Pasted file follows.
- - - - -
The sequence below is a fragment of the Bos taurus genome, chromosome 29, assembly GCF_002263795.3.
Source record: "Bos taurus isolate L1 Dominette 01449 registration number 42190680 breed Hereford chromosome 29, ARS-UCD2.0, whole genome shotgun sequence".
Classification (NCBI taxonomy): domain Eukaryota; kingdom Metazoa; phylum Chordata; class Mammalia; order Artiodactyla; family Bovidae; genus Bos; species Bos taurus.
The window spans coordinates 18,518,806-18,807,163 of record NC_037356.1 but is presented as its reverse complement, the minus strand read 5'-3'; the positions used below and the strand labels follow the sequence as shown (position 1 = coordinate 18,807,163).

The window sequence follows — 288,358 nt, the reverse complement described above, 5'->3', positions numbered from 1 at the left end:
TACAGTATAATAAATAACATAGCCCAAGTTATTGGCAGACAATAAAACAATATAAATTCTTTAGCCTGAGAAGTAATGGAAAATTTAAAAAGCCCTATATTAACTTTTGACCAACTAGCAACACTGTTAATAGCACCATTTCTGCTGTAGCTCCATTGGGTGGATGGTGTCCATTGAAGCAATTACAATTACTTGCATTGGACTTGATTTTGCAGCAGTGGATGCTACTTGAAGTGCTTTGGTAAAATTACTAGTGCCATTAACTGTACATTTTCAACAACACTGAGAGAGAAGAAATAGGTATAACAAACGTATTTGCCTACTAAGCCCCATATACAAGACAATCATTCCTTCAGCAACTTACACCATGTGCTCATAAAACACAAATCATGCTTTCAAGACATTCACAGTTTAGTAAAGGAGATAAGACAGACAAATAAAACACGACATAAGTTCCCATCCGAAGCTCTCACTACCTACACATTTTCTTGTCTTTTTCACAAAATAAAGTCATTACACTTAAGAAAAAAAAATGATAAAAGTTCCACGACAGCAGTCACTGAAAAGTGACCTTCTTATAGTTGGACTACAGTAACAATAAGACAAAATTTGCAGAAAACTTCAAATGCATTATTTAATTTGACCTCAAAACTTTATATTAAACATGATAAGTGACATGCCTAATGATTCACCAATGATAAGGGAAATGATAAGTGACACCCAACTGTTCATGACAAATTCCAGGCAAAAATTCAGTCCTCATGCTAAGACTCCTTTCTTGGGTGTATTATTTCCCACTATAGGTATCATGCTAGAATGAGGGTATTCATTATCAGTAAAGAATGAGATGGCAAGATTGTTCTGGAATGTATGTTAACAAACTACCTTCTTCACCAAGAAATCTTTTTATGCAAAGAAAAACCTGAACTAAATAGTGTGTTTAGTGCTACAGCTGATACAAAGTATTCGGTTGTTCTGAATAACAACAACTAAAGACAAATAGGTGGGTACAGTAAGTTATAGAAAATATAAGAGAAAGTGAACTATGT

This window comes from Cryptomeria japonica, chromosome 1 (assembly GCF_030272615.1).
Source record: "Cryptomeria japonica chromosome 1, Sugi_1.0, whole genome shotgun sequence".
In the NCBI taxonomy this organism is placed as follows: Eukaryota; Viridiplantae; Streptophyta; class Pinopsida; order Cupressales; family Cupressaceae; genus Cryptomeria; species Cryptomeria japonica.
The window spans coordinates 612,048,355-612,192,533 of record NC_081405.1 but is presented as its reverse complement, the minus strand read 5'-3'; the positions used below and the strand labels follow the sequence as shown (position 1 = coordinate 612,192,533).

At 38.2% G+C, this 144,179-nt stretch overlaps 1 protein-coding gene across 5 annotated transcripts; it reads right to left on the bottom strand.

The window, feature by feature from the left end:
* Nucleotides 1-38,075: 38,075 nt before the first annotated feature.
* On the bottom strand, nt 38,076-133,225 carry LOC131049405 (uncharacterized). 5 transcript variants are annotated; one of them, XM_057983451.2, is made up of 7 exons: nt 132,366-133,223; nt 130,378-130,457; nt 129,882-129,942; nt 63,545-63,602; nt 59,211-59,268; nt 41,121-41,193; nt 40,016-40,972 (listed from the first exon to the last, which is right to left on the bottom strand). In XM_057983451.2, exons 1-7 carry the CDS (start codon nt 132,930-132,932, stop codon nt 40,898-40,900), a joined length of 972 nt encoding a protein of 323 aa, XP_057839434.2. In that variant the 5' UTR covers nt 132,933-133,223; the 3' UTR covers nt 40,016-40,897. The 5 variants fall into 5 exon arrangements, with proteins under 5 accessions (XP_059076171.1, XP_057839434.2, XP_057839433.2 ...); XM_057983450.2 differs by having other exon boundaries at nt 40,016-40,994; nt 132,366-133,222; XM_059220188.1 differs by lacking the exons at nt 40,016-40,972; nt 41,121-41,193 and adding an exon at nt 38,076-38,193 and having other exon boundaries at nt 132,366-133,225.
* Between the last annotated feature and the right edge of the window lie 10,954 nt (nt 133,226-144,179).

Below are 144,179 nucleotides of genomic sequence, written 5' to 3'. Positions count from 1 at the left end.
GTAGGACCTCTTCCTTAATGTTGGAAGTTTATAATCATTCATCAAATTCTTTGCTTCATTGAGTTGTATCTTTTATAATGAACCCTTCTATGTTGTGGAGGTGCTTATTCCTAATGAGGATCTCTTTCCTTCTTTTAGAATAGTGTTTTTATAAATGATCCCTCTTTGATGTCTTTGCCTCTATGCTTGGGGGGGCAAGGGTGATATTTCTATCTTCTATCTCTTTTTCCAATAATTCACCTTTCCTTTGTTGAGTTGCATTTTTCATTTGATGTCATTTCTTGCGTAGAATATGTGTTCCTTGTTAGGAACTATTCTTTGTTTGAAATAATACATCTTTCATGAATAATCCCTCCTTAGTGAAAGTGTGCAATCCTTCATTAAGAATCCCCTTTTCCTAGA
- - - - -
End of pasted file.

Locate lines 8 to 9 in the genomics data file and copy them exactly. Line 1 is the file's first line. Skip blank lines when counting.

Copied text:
Source record: "Cryptomeria japonica chromosome 1, Sugi_1.0, whole genome shotgun sequence".
In the NCBI taxonomy this organism is placed as follows: Eukaryota; Viridiplantae; Streptophyta; class Pinopsida; order Cupressales; family Cupressaceae; genus Cryptomeria; species Cryptomeria japonica.